Foreign References:

DE4213920A1 | 1993-10-07 | |||

EP0477722 | 1992-04-01 | Coin processing apparatus |

Other References:

JP04-340694. Publication Date: Nov. 27, 1992 “Coin Processor”. (Abstract Only).

JP04-184588. Publication Date: Jul. 01, 1992 “Coin Processor”. (Abstract Only).

JP04-184588. Publication Date: Jul. 01, 1992 “Coin Processor”. (Abstract Only).

Primary Examiner:

Mackey, Patrick

Assistant Examiner:

Beauchaine, Mark

Attorney, Agent or Firm:

Cantor Colburn LLP

Piche, Jason

Piche, Jason

Claims:

What is claimed is:

1. A method for determining when a coin storage bin is filled to a predetermined percentage of the volume of the coin storage bin, comprising: determining a coin volume for an unsorted cylindrical coin entering the coin storage bin, along with other unsorted cylindrical coins, from information provided by a coin acceptor as being equal to a volume of a smallest rectangular prism into which the cylindrical coin will fit along with empty space in corners of the prism which at least partly accounts for a volume of spaces between the unsorted coins in the coin storage bin, adding the coin volumes for each of the unsorted cylindrical coins entering the coin storage bin to thereby generate an estimate of a height of a coin pile formed of each of the unsorted cylindrical coins in the coin storage bin, comparing the estimate of the height of the coin pile with a height of the coin storage bin, and determining when the estimate of the height of the coin pile is greater than or equal to the height of the coin storage bin.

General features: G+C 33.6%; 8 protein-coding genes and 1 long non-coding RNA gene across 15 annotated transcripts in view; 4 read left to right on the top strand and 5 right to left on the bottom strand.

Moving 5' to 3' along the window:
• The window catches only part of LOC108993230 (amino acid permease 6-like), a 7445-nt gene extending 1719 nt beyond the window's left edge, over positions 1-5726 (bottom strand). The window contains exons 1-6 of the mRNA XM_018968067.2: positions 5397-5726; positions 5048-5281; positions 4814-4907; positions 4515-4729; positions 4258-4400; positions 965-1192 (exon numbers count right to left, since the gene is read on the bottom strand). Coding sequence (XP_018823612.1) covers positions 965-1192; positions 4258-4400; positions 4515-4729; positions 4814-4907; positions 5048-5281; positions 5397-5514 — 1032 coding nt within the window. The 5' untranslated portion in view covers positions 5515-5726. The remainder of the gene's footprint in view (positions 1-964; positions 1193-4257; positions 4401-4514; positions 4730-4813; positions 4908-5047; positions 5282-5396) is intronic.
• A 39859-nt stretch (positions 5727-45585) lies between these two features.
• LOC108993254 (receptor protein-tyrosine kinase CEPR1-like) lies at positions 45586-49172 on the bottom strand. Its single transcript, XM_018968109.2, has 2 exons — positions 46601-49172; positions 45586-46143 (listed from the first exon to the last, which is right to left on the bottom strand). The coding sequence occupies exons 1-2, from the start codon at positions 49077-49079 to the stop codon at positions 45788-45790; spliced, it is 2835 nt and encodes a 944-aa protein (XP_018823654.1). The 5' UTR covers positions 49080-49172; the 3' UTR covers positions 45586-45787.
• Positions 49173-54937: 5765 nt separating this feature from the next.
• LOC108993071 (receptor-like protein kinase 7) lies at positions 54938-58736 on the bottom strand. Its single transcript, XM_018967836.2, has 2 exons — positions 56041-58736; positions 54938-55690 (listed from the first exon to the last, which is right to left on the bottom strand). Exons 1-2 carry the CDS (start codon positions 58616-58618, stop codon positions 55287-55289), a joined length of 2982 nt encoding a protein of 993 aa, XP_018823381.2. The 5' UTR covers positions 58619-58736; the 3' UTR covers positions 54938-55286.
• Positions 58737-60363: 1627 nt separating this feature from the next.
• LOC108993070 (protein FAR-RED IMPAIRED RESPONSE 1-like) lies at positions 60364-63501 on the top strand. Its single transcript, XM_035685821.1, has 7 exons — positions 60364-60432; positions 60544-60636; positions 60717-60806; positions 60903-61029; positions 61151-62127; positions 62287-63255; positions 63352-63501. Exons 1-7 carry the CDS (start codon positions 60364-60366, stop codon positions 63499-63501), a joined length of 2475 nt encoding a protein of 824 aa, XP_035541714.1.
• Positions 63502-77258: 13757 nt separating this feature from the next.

2. The method of claim 1, wherein the information provided by the coin acceptor is thickness, diameter, weight, or a combination comprising at least one of these.

3. The method of claim 1, wherein the unsorted coins entering the coin storage bin form the coin pile.

4. The method of claim 1, wherein the height of the coin pile is determined from a slope angle and a density of the unsorted coins therein.